Saturday, November 22, 2008

Future Hope

My skin is reacting to the radiation, as before, since I've finished. Can be quite touchy. I had my Eribtux Thursday and the dr. said it would exacerbate the reaction so I don't know if that's why it's worse. I really believe it would probably be like this anyway as it was summer of last year. Hopefully, it will heal soon, though. I do get the month of December off from the Erbitux. I'm very glad for that. I would like to fully enjoy the Christmas season this year!!

I wanted to share my Beth Moore Devotional from yesterday. I love to hear God's still small voice:
November 21: God does not love us less when He gives us fewer evidences. He simply desires to grow us up and teach us to walk by faith.
Lord, according to Your Word, hope deferred makes the heart sick, but a longing fulfilled is a tree of life (Prov. 13:12). Lord, You are keenly aware of any hopes that have been deferred in my life. Help me to put my hopes in You, for You will fulfill my longings.
Wonderful Savior, You tell me that there is surely a future hope for me, and my hope will not be cut off (Prov. 23:18). When I hope in You, Lord, I will renew my strength. I will soar on wings like eagles; I will run and not grow weary, I will walk and not be faint (Isa. 40:31).
Lord, help me hear this word as one from You to me: "So there is hope for your future," declares the Lord (Jer. 29:17).

This takes me back to Everlasting God. Here's the story behind the song written by Brenton Brown:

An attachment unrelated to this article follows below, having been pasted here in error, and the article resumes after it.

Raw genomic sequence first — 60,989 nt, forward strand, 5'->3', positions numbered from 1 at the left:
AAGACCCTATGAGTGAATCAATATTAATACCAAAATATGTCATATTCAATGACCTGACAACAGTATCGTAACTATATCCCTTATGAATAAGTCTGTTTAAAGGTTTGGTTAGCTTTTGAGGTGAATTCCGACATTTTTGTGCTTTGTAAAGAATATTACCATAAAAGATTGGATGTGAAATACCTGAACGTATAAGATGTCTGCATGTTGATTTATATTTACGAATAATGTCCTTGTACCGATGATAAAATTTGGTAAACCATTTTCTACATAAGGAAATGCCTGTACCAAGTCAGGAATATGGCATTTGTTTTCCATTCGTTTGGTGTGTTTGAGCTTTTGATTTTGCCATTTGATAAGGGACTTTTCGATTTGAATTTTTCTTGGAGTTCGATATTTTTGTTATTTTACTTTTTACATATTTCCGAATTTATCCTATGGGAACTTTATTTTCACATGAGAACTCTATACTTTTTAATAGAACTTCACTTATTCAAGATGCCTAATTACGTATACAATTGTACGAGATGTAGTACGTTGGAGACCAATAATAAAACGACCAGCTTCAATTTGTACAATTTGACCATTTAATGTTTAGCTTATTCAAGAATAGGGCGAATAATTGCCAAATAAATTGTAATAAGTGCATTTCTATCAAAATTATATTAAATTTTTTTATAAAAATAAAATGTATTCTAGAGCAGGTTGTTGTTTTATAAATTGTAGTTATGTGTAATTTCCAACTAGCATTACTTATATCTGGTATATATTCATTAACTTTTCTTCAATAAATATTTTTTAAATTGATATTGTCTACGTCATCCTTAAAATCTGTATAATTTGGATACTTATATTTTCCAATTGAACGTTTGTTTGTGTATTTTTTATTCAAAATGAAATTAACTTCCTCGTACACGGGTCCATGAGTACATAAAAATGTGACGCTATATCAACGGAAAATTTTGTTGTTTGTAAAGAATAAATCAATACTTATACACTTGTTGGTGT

“The song ‘Everlasting God’ was ‘born’ about eight years ago (2000). The worship teams from our church left Oxford for a retreat in the heart of Wales late on a Friday evening. I thought it would be a quick journey but close to four hours later, way past midnight, we arrived at our lodgings. It was dark and cold and most of us just wanted to head for bed after a long week and the endless journey. Before we did though, we all sat down for a little prayer. We’d brought along percussion and hand drums and as we started to pray we gradually began to pick up the various instruments and play. I grabbed a guitar and not long later the words and melody of the verse came out – ‘strength will rise as we wait upon the Lord’. It took four years to finish the song but basically things continued as they’d started. A few years later Ken Riley, a friend from Newcastle, came to visit Jude and I and added a great bridge to the song. At that stage both Jude and I had been diagnosed with Chronic Fatigue Syndrome and the scriptures in the verse and bridge took on a significance I never dreamed I’d have to understand. The chorus of the song reveals the ‘punch line’ of Isaiah 40 – God is everlasting, unfailing, unflagging. There is no limit to his strength and energy. More than that, this powerful, always-strong God has compassion and mercy on those who call on Him. He lifts us up when we are enormously comforting and sometimes challenging truth that we have been able to hold on to.”

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